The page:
The practice of itinerant painting was popular in the United States in the 18th and 19th centuries. Artists would travel through urban and rural areas seeking commissions from wealthier families and prominent members of society. These portraits would often hang in the household’s parlor room indicating to guests the sitter’s gentility and position in society.
John Mix Stanley began painting and drawing at an early age in Buffalo, New York. In 1828, he was placed into an apprenticeship in Naples, New York under a wagon maker. During his four-year apprenticeship, he was said to have bought canvases to practice painting in his spare time, scraping off and reusing the material with each new composition to save money. In an effort to pursue his goal of painting full time, he left for Buffalo to begin work as a sign painter. Upon his father’s death in 1834, Stanley moved to Detroit, thus beginning his journey as an itinerant artist. While there, Stanley gained the attention of artist, James Bowman (1793–1842), an itinerant portrait painter out of Pennsylvania who had trained in Europe under Sir Thomas Lawrence. Bowman was a widely traveled artist, having moved around Canada and the Eastern United States in the 1830s and 1840s painting the gentry in cities such as Boston, Montreal, Toronto, and Detroit (figures 1, 2).
The Detroit Free Press later wrote of their first meeting, “While walking by the offices of the Free Press, Bowman admired a portrait of Benjamin Franklin on a sign over the newspaper’s door. He enquired of the sign’s creator and found out that it was one John Mix Stanley. After locating Stanley, Bowman reportedly urged him to the field of portraiture with the flattering observation that ‘the painter of the head of Franklin should quit house and sign painting and devote himself to studying the higher art of portrait painting.’”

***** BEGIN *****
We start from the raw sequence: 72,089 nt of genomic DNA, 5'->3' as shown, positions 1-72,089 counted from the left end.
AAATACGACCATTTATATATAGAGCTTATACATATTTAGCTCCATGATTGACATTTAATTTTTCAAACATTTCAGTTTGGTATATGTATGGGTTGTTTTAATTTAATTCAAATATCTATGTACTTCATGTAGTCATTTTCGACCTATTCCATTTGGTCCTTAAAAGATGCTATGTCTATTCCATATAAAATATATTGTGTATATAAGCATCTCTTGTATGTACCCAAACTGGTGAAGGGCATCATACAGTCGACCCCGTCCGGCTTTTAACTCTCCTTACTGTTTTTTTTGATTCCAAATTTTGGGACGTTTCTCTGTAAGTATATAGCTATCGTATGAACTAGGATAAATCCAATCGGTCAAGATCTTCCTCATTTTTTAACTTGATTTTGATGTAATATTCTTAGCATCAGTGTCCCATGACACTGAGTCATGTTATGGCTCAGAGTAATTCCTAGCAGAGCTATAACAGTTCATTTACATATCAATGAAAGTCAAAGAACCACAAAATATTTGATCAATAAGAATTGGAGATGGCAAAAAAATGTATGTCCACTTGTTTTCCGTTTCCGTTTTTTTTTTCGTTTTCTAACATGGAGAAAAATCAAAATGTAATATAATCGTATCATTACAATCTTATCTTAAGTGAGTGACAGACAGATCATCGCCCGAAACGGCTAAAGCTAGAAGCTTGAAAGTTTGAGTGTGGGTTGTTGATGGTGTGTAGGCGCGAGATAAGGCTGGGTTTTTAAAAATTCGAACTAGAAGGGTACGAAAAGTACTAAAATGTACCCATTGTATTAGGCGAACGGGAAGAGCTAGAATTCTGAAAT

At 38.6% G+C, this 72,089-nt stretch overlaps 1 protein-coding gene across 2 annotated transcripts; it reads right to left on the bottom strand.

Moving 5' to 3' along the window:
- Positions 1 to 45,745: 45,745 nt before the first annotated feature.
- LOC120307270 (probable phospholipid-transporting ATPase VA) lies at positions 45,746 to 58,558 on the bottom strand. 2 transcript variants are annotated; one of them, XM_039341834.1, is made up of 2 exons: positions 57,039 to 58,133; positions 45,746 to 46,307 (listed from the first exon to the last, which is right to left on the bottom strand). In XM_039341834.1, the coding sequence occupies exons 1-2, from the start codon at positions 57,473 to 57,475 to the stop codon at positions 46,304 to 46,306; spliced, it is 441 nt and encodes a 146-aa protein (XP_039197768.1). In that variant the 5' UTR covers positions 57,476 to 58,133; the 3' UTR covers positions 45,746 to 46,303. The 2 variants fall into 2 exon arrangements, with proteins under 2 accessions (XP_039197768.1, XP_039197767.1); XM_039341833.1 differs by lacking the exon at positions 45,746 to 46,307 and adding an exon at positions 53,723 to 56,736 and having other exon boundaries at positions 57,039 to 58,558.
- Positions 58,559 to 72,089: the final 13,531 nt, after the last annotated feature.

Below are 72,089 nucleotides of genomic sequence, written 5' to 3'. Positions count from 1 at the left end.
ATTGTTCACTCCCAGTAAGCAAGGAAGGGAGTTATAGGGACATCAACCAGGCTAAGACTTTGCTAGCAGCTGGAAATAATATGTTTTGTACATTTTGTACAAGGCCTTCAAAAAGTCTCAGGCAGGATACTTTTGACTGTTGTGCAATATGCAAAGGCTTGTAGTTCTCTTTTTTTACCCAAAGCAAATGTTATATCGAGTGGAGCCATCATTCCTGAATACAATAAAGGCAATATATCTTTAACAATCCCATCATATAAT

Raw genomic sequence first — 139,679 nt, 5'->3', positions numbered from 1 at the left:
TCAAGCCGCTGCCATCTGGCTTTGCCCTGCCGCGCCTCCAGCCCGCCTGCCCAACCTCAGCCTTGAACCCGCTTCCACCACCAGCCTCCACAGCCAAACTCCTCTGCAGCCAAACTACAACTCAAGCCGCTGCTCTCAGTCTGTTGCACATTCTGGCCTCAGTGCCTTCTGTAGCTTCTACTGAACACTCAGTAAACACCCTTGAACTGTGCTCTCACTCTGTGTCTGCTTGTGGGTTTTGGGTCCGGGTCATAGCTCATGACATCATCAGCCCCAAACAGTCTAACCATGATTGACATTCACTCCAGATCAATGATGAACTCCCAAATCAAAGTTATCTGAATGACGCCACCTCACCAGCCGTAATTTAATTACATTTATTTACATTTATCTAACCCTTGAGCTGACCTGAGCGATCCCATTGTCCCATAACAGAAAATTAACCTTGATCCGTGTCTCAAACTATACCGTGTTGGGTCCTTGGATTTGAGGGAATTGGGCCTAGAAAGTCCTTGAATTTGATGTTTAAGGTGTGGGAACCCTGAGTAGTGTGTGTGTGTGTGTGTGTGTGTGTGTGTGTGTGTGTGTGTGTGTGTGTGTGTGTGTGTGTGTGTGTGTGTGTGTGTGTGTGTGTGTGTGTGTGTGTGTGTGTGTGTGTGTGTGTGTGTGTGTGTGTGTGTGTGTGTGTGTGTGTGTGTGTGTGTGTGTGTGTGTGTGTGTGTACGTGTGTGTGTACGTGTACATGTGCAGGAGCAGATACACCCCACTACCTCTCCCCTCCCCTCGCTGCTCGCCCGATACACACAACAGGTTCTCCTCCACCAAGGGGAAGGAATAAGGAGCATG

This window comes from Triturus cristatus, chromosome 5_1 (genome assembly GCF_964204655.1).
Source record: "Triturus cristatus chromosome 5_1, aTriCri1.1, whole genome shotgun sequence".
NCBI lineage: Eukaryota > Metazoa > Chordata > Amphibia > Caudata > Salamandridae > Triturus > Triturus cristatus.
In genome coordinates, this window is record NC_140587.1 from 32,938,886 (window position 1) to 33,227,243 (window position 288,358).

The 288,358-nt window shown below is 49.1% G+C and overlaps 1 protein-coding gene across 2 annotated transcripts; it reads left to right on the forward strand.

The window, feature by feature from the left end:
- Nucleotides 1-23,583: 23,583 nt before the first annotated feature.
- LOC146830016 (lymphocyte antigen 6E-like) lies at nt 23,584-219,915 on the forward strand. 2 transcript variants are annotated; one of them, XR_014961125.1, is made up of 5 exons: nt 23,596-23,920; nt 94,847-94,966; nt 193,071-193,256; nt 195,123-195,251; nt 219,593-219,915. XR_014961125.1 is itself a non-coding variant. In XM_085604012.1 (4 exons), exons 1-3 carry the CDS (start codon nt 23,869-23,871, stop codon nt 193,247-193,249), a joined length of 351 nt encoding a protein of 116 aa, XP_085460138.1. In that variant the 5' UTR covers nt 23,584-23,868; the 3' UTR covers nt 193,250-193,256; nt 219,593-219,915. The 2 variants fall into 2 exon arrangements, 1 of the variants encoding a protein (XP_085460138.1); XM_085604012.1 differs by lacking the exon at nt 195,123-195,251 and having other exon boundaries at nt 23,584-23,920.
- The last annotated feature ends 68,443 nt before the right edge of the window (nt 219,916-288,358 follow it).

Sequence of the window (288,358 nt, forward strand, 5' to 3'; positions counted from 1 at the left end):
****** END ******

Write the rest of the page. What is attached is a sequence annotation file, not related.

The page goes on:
Some of Stanley’s most striking portraits during his early period are of children. His dedication to likeness as well as to symbolism, in the form of props and animals that surround the sitters, creates a timeless and charming look at the era.
In 1842, Stanley journeyed to Indian Territory in Oklahoma in order to paint portraits of American Indians for an Indian Gallery he was assembling. He traveled around the area for several years working on his gallery while painting portraits of families on commission. One of those commissions came from the family of John Golden Ross, a trader out of Arkansas, who married a Cherokee woman. The portraits of his two younger children, Eleanora and Lewis, are charming examples of Stanley’s early portraits (figures 3, 4).
Both children are set within soft landscapes and are elegantly dressed. Eleanora holds a sketchbook on her lap opened to a beautiful watercolor signed “Stanley.” John Mix Stanley was known to give art lessons to interested pupils, one of whom may have been Eleanora. The opened drawing signifies Eleanora’s refined upperclass tastes and her interest in art. The portrait of Lewis shows him holding a bow and arrows, while a bunny, patiently sits in his lap. The bow and arrows perhaps indicated Lewis’ young prowess as a hunter, and a future provider. The rabbit could have been a pet, but may also be a symbol of Lewis’ gentle nature.
Another striking portrait titled, Boy With Birds, ca. 1846 is believed to be set in Santa Fe when Stanley was traveling through the Southwest with William Emory and General Stephen Kearny as a topographical artist (figure 5). The boy in the portrait is thought to be Luisiano Baca, the son of Jesus Maria Baca who operated the one of the major printing presses in Santa Fe. The addition of a newspaper in his hat, partially titled “Freedom” with the date 1842 is thought to correspond both to the boy’s father’s occupation as well as to the freeing of Santa Fe from Mexican rule during General Kearny’s march to California with his Army of the West.
 Julie Schimmel, “John Mix Stanley and Imagery of the West in Nineteenth-Century American Art.” Ph.D. diss., New York University, 1983, pg. 16-17.